- Users orientate themselves to UI zones through muscle memory
- Confining novelty to consistent zones increases the chances it will be positively received
- Each positive engagement builds trust and acceptance of this UI zone as a place for experimentation
There’s a tendency to equate efficiency with familiarity: most of us work more rapidly when we know where to find our tools and materials. The same is true in digital interfaces, but what happens when we want to create a sense of serendipitous discovery or introduce a new capability?
Novelty is best channelled through a consistent and discrete zone, ensuring the majority of the UI remains familiar.
As an example, consider that most basic of user interfaces: the light switch. Users are accustomed to its pattern and can often perform its primary function – switching it on or off – without conscious thought or sight.
Now imagine we wanted to introduce a new capability: an automatic mode where the room was illuminated only when in use. It may be possible to add this feature by extending the existing pattern: automatic mode might by activated by flipping the switch twice upwards and de-activated by flipping it twice downwards.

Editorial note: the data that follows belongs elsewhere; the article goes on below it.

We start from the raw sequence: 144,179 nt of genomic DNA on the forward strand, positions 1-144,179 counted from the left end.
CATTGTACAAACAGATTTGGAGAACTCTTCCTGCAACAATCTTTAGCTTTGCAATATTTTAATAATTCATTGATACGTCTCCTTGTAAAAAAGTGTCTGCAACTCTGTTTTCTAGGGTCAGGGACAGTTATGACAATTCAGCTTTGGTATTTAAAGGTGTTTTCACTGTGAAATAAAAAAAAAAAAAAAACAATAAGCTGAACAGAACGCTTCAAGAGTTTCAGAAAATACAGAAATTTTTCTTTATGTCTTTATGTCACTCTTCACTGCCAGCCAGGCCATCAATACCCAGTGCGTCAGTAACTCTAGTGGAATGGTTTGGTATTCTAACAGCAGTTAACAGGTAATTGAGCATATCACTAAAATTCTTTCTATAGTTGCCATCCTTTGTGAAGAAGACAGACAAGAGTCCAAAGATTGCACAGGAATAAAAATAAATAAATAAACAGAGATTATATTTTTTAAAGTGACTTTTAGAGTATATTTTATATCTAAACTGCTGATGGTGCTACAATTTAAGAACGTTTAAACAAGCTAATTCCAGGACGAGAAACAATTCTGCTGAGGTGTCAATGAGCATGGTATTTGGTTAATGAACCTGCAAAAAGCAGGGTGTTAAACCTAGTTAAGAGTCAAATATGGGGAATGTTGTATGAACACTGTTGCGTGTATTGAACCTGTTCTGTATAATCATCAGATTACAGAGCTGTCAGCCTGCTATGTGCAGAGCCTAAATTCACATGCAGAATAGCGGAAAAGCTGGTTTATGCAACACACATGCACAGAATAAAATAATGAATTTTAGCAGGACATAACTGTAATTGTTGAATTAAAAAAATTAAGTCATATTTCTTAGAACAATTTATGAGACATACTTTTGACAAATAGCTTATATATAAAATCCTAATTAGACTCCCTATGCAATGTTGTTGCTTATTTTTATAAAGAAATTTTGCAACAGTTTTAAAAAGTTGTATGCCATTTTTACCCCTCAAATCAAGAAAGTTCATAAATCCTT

However, to do so may confuse and compromise the primary function already encoded in the users’ muscle memory. In this context, a consistent zone for inconsistency might manifest as introducing a new plane of interaction – flipping the switch left – where users could experiment with automatic mode confident their familiar up and down controls remained unchanged and accessible.
To go deeper on this theme, watch James Haliburton’s talk from MEX/13, where he touches on this principle in his exploration of how users switch between modes of interaction.
The principle, part of an emerging series in the MEX journal, is summarised below in a tweetable, shareable graphic. Thank you for citing appropriately.